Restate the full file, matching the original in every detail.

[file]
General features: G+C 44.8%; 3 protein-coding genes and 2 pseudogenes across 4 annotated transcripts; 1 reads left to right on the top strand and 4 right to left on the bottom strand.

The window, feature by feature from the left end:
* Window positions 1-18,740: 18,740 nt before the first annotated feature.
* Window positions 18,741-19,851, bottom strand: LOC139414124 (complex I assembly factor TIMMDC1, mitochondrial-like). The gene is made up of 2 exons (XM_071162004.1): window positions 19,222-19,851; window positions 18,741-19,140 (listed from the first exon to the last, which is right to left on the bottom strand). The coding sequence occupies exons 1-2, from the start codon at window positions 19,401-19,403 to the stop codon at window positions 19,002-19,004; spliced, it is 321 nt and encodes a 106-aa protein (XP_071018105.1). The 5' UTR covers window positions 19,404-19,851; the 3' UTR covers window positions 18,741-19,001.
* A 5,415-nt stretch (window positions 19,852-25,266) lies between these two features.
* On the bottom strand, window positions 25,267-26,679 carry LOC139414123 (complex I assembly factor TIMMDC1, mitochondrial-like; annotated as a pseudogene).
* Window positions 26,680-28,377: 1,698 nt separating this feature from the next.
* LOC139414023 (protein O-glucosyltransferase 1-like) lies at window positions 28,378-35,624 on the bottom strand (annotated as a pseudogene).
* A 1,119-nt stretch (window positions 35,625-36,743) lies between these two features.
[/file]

General features: G+C 44.8%; 3 protein-coding genes and 2 pseudogenes across 4 annotated transcripts; 1 reads left to right on the top strand and 4 right to left on the bottom strand.

The window, feature by feature from the left end:
* Window positions 1-18,740: 18,740 nt before the first annotated feature.
* Window positions 18,741-19,851, bottom strand: LOC139414124 (complex I assembly factor TIMMDC1, mitochondrial-like). The gene is made up of 2 exons (XM_071162004.1): window positions 19,222-19,851; window positions 18,741-19,140 (listed from the first exon to the last, which is right to left on the bottom strand). The coding sequence occupies exons 1-2, from the start codon at window positions 19,401-19,403 to the stop codon at window positions 19,002-19,004; spliced, it is 321 nt and encodes a 106-aa protein (XP_071018105.1). The 5' UTR covers window positions 19,404-19,851; the 3' UTR covers window positions 18,741-19,001.
* A 5,415-nt stretch (window positions 19,852-25,266) lies between these two features.
* On the bottom strand, window positions 25,267-26,679 carry LOC139414123 (complex I assembly factor TIMMDC1, mitochondrial-like; annotated as a pseudogene).
* Window positions 26,680-28,377: 1,698 nt separating this feature from the next.
* LOC139414023 (protein O-glucosyltransferase 1-like) lies at window positions 28,378-35,624 on the bottom strand (annotated as a pseudogene).
* A 1,119-nt stretch (window positions 35,625-36,743) lies between these two features.